In [1]:

```
!python -m pip install numpy scipy matplotlib
```

In [2]:

```
import numpy as np
import matplotlib.pyplot as plt
from scipy.sparse import csc_matrix
from scipy.optimize import linprog, milp, Bounds, LinearConstraint
```

See the `scipy.optimize.linprog`

-based tutorial `compressed_sensing_milp_tutorial_1.ipynb`

for more Compressed Sensing background.

Compressed Sensing problems can be solved using SciPy's `optimize.milp`

solver. We will follow the solution strategy in Karahanoglu et al. The strategy in this paper does not relax the problem to the $\ell_1$ form, but directly solves the $\ell_0$ NP-hard optimization problem.

For this MILP problem, we will solve a slightly easier CS problem due to the amount of time it takes any solver to chew through an NP-hard problem. The authors waited 100 seconds for their small toy problems, but we will make a few simplificiations that will allow the HiGHS solver to run very quickly.

The signal $x$ this time around will be a $k$-sparse binary signal (i.e., exactly $k$ ones, all other entries are zero). The sensing matrix $A$ will be Gaussian distributed as before.

In [3]:

```
f, (ax1, ax2, ax3) = plt.subplots(1, 3)
k, M, N = 25, 100, 256
cl, cu = 0, 1 # lower/upper bounds of signal, x
# generate a random measurement matrix (normal) that satisfied the RIP
A = np.random.normal(loc=0, scale=1/N, size=(M, N))
ax1.imshow(A)
ax1.set_title("Sensing matrix, $A$")
ax1.set_xticks([])
ax1.set_yticks([])
# k-sparse binary-valued signal, x
x = np.random.permutation([1.0]*k + [0.0]*(N-k))
ax2.stem(x)
ax2.set_title("Signal to reconstruct, $x$")
ax2.set_xticks([])
# simulate measurement according to A
b = A @ x
ax3.plot(b)
ax3.set_title("Measured signal, $b$")
ax3.set_xticks([])
plt.tight_layout()
plt.show()
```

This MILP strategy breaks the problem into two parts:

- find the indices of the nonzero components of $x_i$
- estimate the values $\hat{x}_i$ at those indices

To solve the first subproblem, we create binary decision variables $t_i$ such that $t_i = 1$ if $x_i$ is non-zero and, conversely, $t_i = 0$ if $x_i$ is zero.

We can recall the definition of the $\ell_0$ psuedo-norm:

$$ || x ||_0 = \sum_i x_i^0 = \sum_i (x_i \ne 0)$$With our definition of $t_i$ and letting $z = [x, t]$, we get the equivalent cost coefficients, `c`

:

and zeros assumed for all other coefficients.

In [4]:

```
c = [0]*N + [1]*N
```

Let's also not forget to inform the solver of the type and bounds of the decision variables. All $t_i$ are binary (integer with lowerbound 0, upperbound 1) and $x_t$ are assumed continuous for generality (even though they are binary in this example). We can add bounds to $x_t$ to assist the solver in reducing the feasible search space:

$$ t_i \in \{0, 1\} $$$$ c_l \leq x_i \leq c_u $$$c_l$ and $c_u$ are chosen such that all $x_t \in [c_l, c_u]$. While it's an interesting problem to determine what these parameters should be, we'll leave these as empirically chosen in general and select $[0, 1]$ here because we know that $x_t$ is binary. Incorrect choices may make the problem infeasible (if too narrow an interval) or reduce the utility of search space reduction (too wide an interval).

In [5]:

```
# 0 -> continuous, 1 -> integer-valued
integrality = [0]*N + [1]*N
bounds = Bounds(lb=[cl]*N + [0]*N, ub=[cu]*N + [1]*N)
```

With a suitable cost function and restrictions on $t_i$, the first subproblem is nearly solved. We need one more set of constraints to ensure that nonzero elements of $x$ can only appear at the locations marked by $t$. We can do that by introducing the inequalities:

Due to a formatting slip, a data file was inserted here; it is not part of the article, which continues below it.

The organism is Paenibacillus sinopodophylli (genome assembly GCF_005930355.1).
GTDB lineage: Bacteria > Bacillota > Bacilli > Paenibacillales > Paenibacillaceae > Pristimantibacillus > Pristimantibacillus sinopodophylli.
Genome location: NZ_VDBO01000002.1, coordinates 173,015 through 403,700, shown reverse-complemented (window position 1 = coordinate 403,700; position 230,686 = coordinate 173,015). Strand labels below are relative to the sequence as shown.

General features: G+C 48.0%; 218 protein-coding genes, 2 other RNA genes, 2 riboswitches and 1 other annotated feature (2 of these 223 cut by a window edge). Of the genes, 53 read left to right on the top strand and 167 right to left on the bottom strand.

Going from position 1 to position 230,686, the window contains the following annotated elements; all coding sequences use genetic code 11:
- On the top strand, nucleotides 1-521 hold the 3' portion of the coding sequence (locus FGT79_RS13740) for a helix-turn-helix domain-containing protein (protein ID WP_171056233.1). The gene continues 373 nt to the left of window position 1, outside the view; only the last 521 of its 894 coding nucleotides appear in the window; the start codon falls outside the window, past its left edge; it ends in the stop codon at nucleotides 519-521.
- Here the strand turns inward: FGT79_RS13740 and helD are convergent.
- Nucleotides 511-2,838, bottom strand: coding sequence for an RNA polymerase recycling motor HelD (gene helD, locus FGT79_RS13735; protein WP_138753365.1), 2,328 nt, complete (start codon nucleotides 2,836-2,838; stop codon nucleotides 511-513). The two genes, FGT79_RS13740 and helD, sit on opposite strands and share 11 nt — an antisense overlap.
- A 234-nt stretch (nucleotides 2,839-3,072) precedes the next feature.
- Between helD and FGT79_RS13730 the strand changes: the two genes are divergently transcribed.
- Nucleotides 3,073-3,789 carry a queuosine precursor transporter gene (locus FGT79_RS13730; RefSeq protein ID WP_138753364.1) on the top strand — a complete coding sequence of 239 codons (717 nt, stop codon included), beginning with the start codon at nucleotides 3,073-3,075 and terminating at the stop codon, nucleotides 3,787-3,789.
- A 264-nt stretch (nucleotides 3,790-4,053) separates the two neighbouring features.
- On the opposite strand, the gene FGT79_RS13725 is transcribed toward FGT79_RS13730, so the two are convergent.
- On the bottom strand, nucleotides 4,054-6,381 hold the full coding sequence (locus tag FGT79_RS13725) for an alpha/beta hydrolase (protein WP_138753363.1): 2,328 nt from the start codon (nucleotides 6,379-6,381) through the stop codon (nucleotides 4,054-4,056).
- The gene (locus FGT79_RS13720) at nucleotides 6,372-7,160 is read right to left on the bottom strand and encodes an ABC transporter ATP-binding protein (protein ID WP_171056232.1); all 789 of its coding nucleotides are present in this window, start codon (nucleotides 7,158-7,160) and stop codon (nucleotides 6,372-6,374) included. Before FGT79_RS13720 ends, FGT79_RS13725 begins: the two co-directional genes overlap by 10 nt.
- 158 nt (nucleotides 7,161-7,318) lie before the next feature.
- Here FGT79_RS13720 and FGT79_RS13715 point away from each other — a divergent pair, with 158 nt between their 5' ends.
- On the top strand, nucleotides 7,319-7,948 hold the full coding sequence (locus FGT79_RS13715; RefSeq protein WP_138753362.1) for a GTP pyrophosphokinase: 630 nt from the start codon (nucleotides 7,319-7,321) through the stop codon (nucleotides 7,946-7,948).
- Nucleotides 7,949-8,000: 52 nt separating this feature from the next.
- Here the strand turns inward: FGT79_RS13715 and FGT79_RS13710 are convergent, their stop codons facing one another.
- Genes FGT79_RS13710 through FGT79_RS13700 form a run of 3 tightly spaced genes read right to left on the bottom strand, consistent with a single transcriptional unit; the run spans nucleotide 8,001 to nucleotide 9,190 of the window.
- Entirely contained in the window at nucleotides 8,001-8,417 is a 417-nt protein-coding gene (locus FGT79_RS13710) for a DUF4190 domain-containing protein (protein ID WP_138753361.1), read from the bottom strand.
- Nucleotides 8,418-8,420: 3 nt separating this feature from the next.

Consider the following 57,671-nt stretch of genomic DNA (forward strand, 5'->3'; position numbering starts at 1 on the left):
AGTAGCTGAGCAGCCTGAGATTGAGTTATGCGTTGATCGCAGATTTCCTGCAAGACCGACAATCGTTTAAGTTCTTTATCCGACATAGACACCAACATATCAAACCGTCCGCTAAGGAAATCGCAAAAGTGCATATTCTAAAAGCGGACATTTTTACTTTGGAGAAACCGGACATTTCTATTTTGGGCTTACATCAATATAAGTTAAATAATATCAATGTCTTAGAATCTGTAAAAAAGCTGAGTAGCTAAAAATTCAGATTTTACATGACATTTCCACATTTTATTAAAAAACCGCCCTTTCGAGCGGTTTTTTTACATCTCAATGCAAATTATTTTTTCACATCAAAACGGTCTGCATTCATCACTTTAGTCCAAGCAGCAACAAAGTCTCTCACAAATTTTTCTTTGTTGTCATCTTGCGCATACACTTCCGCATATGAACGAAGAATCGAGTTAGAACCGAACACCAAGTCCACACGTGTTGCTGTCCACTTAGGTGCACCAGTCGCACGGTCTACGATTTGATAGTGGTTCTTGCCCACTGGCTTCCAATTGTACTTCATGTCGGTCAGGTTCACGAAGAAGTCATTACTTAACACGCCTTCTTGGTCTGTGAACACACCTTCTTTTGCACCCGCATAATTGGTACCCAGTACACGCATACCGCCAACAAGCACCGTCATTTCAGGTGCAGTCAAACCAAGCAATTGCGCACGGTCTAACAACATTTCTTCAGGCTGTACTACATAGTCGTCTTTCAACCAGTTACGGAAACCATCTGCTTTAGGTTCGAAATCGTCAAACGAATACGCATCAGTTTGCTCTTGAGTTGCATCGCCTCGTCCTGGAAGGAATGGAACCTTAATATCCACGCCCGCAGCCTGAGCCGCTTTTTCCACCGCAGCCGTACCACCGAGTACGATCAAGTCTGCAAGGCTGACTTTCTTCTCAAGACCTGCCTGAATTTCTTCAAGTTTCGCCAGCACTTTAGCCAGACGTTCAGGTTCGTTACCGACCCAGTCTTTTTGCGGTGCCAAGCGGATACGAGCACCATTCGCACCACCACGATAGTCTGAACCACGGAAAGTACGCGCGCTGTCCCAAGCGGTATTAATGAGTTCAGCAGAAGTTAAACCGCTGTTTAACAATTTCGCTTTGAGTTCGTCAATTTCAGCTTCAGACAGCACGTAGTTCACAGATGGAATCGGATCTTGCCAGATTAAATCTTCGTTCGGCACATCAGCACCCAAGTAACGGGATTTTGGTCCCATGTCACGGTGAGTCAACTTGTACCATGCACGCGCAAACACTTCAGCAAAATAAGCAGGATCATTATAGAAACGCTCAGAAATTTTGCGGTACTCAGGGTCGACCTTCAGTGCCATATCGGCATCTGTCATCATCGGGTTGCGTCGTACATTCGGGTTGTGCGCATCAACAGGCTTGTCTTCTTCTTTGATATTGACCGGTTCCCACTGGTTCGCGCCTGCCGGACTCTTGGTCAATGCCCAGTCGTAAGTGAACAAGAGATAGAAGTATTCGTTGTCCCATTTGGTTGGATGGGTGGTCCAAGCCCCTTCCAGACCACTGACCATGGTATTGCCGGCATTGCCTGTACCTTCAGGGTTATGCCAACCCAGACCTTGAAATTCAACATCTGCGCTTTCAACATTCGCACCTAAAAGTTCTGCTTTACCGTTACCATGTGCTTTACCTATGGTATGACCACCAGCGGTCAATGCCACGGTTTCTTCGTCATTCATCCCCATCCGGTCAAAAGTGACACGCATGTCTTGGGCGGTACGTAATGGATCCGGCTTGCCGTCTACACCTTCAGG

$$ c_l t_i \leq x_i \leq c_u t_i $$Grouping the decision variables, we get:

$$ x_i - c_u t_i \leq 0 $$$$ -x_i + c_l t_i \leq 0 $$or in equivalent matrix form:

$$ A_{\text{ub}} z = \begin{bmatrix} I & -c_uI \\ -I & Ic_l \end{bmatrix} \begin{bmatrix} x \\ t \end{bmatrix} \leq 0 = b_{\text{ub}} $$In [6]:

```
A_ub = np.hstack((np.eye(N), np.eye(N)*-cu))
A_ub = np.vstack((A_ub, np.hstack((np.eye(N)*-1, np.eye(N)*cl))))
A_ub = np.vstack((A_ub, [0.0]*N + [1.0]*N))
b_ub = [0.0]*(2*N) + [0.5*M]
plt.imshow(A_ub)
plt.title("Upper bound constraints, A_ub")
plt.xticks([])
plt.yticks([])
plt.show()
```

The second subproblem can be solved by adding the data fidelity constraints the same way we did in the linear programming example:

$$ A_{\text{ub}} z = \begin{bmatrix} A & 0 \end{bmatrix} \begin{bmatrix} x \\ t \end{bmatrix} = b = b_{\text{ub}} $$The only difference this time is that we use the `scipy.optimize.LinearConstraint`

objects instead of the `A_eq`

matrix:

In [7]:

```
A_eq = csc_matrix((M, 2*N))
A_eq[:, :N] = A
b_eq = b
constraints = [
LinearConstraint(A=A_ub, lb=-np.inf, ub=b_ub),
LinearConstraint(A=A_eq, lb=b_eq, ub=b_eq),
]
```

The paper suggests we add one more additional constraint that sets an upper limit on the sparsity of the recovered signal. This means we want to tell the solver that we expect the number of non-zero coefficients to be less than some number. This will hopefuly assist the solver in reducing the feasible solution space and getting to a solution faster. The additional sparsity constraint is parametrized with $r \in (0, 1]$:

$$ || x ||_0 \leq rM $$For many practical applications, $k$ (the $k$ in $k$-sparse) is not known a priori, however $k \ll M$ is generally a good assumption. Choosing $r = 0.5$ is a good trade-off here and can be adjusted based on particular problems:

In [8]:

```
r = 0.5
A_ub = [0]*N + [1]*N
b_ub = r*M
constraints.append(
LinearConstraint(A=A_ub, lb=-np.inf, ub=b_ub)
)
```

With that, we are ready to solve!

In [9]:

```
res = milp(c=c, integrality=integrality, bounds=bounds, constraints=constraints, options={"disp": True})
x_hat = res["x"][:N]
plt.plot(x, label="x")
plt.plot(x_hat, ":", label="$\hat{x}$")
plt.title("MILP CS Reconstruction")
plt.legend()
plt.xticks([])
plt.show()
plt.plot(x - x_hat)
plt.title("$Error, x - \hat{x}$")
plt.xticks([])
plt.show()
```